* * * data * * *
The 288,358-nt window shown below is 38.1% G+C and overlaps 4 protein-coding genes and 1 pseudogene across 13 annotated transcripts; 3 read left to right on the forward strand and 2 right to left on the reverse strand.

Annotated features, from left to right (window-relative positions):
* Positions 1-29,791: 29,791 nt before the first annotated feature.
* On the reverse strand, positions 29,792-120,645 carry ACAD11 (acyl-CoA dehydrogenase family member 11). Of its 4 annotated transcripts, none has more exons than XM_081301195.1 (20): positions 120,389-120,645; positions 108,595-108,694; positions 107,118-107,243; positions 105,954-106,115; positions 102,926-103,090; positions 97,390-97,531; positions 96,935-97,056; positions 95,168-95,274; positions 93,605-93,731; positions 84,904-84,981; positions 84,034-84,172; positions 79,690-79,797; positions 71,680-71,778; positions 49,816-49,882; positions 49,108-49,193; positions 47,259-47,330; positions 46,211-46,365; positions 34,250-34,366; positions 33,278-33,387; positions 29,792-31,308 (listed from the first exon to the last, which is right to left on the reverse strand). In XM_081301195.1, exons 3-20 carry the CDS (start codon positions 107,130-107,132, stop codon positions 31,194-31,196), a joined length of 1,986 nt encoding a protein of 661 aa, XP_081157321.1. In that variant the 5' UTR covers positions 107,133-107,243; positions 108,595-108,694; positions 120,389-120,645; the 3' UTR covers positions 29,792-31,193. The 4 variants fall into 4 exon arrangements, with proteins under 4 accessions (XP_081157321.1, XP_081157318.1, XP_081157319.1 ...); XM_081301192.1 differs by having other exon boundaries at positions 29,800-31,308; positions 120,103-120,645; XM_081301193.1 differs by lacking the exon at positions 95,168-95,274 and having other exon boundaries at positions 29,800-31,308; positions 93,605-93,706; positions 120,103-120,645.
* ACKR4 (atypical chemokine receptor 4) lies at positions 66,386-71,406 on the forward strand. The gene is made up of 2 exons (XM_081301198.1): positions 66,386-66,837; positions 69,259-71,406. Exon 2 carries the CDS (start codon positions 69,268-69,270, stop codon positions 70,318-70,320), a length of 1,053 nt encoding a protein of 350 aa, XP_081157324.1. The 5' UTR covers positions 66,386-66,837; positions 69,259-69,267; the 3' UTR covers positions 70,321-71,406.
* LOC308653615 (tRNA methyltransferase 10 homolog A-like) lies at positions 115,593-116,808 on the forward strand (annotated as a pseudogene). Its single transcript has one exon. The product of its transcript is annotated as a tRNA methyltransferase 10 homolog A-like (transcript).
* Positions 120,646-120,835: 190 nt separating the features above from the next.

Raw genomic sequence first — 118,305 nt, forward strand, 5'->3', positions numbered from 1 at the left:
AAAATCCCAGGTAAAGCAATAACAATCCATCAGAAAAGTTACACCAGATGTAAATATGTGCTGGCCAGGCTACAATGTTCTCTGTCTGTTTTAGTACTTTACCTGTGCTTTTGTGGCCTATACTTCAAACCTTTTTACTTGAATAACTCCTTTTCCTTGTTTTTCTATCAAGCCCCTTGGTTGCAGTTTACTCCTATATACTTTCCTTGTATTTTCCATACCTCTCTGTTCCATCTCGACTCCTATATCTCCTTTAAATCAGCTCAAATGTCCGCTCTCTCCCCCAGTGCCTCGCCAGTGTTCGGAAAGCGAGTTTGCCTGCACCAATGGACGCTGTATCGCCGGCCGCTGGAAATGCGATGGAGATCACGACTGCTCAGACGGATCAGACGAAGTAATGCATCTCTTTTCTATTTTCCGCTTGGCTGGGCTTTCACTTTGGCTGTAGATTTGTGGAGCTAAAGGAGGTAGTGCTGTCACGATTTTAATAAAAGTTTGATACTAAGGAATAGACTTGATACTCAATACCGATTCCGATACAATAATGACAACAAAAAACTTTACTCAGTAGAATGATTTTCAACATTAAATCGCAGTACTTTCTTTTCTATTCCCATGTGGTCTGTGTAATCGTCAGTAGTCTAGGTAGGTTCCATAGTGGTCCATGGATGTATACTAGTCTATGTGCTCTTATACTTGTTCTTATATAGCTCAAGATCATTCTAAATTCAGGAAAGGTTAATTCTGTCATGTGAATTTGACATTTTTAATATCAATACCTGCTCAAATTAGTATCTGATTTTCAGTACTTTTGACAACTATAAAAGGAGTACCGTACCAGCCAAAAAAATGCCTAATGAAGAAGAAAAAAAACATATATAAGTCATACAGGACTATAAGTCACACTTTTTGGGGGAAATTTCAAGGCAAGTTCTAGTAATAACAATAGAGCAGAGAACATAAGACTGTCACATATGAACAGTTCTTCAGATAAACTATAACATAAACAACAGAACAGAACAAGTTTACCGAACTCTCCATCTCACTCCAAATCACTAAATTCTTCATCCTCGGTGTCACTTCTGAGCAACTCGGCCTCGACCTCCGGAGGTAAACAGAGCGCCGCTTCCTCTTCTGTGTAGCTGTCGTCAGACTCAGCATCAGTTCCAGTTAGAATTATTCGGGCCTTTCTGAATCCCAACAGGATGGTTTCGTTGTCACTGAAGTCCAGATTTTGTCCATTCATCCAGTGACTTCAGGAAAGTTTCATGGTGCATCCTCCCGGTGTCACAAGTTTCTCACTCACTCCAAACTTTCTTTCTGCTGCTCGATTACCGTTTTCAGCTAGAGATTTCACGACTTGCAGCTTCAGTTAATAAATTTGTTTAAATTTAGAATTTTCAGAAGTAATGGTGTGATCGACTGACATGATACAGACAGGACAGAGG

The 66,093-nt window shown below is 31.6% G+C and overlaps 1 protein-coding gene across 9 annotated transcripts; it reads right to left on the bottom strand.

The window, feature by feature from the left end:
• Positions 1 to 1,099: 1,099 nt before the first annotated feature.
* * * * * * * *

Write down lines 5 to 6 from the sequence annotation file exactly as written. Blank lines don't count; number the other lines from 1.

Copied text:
* ACKR4 (atypical chemokine receptor 4) lies at positions 66,386-71,406 on the forward strand. The gene is made up of 2 exons (XM_081301198.1): positions 66,386-66,837; positions 69,259-71,406. Exon 2 carries the CDS (start codon positions 69,268-69,270, stop codon positions 70,318-70,320), a length of 1,053 nt encoding a protein of 350 aa, XP_081157324.1. The 5' UTR covers positions 66,386-66,837; positions 69,259-69,267; the 3' UTR covers positions 70,321-71,406.
* LOC308653615 (tRNA methyltransferase 10 homolog A-like) lies at positions 115,593-116,808 on the forward strand (annotated as a pseudogene). Its single transcript has one exon. The product of its transcript is annotated as a tRNA methyltransferase 10 homolog A-like (transcript).